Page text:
It is very hard for me to believe books will go the way of the dinosaurs.
This past weekend was the annual Greater St. Louis Book Fair, held in the parking lot of Macy's in the West County Mall. This year, like other years, people lined up, skating in and out of the black rubber lanes, waiting for the opening of the event. Like other years, people had the option of paying on Thursday to enter that evening for a chance to view the rare and collectible volumes.
It was a bibliophiles dream! There were tables and tables, rows and row or books, and people of all sizes, shapes, colors, ages, income, education, and employment levels snaking in and out of the rows of books. To a person, they all carried a bag, pushed a shopping cart, some with suitcases, others with storage tubs, all carefully examining the volumes before them, picking them up, turning them over, opening to pages, standing and reading.
This annual event in Des Peres is matched with a few other annual events that all make me think the mind will be just fine in St. Louis.
Kirkwood Public Library rented out old retail space and set up their book sale, pretty much in the same fashion, although, without the shopping carts. Their event was warm, inside, well light, and filled with volumes the library was selling to make room for more books.
Webster Groves Public Library also did the same thing, although, I never made it that far, just ran out of time.
The annual Robotics Convention was also in St. Louis. The Americas Center and the Edward Jones Dome was swarming with funny hats, caps, safety goggles, and pins galore as the elementary-to-high school students hustled from challenge-to-challenge in this Olympiad-of-the-Mind. There was a mini United Nations in the scholarship and expo area with nations as far from St. Louis as India, Chile, Australia, England, and New Zealand sharing a bit of their culture amidst the universal love of those colorful building blocks.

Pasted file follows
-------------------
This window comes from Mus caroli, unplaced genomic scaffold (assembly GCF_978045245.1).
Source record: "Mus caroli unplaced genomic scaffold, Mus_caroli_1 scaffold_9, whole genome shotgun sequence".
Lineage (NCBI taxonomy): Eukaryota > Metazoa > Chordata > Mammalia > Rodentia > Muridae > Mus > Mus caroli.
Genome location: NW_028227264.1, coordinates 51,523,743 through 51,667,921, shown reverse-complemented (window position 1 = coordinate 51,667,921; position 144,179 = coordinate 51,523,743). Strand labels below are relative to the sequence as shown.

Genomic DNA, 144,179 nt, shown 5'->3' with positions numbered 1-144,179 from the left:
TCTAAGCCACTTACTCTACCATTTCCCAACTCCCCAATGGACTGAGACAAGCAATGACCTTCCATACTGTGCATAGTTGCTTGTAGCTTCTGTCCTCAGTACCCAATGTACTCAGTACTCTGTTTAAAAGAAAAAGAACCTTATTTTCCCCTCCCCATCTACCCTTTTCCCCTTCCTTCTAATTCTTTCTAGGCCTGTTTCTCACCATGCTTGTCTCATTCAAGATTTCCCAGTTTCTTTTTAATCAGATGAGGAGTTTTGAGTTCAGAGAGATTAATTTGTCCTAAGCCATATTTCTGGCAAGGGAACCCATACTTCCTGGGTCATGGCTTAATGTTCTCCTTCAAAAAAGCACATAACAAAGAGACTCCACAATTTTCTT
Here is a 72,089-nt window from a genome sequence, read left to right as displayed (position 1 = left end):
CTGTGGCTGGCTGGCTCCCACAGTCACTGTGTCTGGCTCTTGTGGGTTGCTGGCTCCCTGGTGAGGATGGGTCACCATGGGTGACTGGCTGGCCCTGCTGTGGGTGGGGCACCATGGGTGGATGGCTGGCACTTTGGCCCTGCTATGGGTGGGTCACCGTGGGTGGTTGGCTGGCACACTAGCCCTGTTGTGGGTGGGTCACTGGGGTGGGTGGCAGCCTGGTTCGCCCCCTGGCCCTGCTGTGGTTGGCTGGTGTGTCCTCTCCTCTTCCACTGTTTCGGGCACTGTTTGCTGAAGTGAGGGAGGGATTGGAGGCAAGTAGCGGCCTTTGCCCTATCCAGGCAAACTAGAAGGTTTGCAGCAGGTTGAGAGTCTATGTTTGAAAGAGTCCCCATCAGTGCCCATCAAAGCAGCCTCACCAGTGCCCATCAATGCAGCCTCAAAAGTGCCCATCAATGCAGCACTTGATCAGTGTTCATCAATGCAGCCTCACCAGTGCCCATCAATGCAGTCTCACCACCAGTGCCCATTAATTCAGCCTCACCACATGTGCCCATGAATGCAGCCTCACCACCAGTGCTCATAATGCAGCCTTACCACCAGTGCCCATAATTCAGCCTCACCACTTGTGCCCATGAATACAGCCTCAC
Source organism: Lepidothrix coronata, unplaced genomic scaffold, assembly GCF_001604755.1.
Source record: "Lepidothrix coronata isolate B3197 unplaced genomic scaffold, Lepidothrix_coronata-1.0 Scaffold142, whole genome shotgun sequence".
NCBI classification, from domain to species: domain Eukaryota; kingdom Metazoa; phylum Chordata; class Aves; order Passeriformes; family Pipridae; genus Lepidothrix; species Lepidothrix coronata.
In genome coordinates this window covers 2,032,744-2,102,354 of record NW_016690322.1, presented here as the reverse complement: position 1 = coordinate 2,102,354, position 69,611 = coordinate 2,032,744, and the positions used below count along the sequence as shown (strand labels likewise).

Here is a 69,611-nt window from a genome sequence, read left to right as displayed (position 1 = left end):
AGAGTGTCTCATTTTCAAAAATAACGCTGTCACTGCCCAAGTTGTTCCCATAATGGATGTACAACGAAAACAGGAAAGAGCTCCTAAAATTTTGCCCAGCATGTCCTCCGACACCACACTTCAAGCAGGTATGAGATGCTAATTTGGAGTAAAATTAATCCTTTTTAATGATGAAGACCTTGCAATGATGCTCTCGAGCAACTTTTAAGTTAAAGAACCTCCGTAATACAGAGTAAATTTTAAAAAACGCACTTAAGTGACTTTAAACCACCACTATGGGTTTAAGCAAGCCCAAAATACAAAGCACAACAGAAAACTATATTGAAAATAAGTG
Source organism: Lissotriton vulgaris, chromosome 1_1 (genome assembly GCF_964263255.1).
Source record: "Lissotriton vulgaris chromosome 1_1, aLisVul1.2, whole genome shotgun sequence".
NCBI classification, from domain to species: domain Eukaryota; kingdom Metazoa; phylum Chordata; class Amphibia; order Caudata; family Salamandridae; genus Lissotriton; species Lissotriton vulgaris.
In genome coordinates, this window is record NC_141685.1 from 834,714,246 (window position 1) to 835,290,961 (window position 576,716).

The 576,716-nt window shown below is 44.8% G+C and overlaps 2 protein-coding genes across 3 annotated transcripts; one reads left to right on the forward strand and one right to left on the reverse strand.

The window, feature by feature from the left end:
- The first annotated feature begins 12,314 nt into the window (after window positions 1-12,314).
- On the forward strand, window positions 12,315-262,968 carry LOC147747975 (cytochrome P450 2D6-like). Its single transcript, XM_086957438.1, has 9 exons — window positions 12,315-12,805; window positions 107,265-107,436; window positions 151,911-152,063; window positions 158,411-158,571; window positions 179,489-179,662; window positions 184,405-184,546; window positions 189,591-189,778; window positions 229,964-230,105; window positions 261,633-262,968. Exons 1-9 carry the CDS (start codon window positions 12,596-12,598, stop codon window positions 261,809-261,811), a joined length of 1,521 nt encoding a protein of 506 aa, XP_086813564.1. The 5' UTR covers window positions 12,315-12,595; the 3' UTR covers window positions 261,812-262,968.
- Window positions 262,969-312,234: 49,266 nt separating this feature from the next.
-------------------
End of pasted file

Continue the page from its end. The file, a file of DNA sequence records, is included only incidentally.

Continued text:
St. Louis was a buzz of creative thought and mental stimulation this weekend. We took in as much as we could, filling up a tub of books on the $5 and 1/2 price days of the book fairs, after I had already curated several wonderful finds on Friday. This was too good to not go back for another day. My husband and daughters each greedily scooped up their favorites, like a kid in a candy store. We spent the entire day in the warmth of books as the outside temperature kept deciding if it was winter or spring and the clouds kept deciding if it was going to be a drip drop or torrential downpour.
The day ended for us at home with books spread out on the sitting room floor. Our home is already filled with volumes literally on all three levels and in every room (yes, even the bathroom has a cache of reading materials for those who like to spend time on the throne). We read in our home, sometimes two or three books at a time.
I smiled as I watched the girls decide which they wanted to read first and remembered my husband tucking away in a corner of The Chess Club to read while the girls were engaged in intellectual battle during the Kirkwood Chess Tournament.
Weekends like this one we just had are why my daughters read well above grade level, why they are so well spoken and thoughtful, intellectually curious, and eager to absorb information. Weekends like this past one are confirmation to me that while my Kindle Fire is a handy little took that I check when I am out or when I do not want to take my laptop with me, it is still the touch and feel of a real book that will continue to thrive.
Books, all shapes and sizes, the trade paper and hardbacks, the colorful children's books and the delightful YA tomes all stand to let us know that there are plenty of people around who love to turn the pages. Amazon may appear to be the giant, but it is the real book that wins.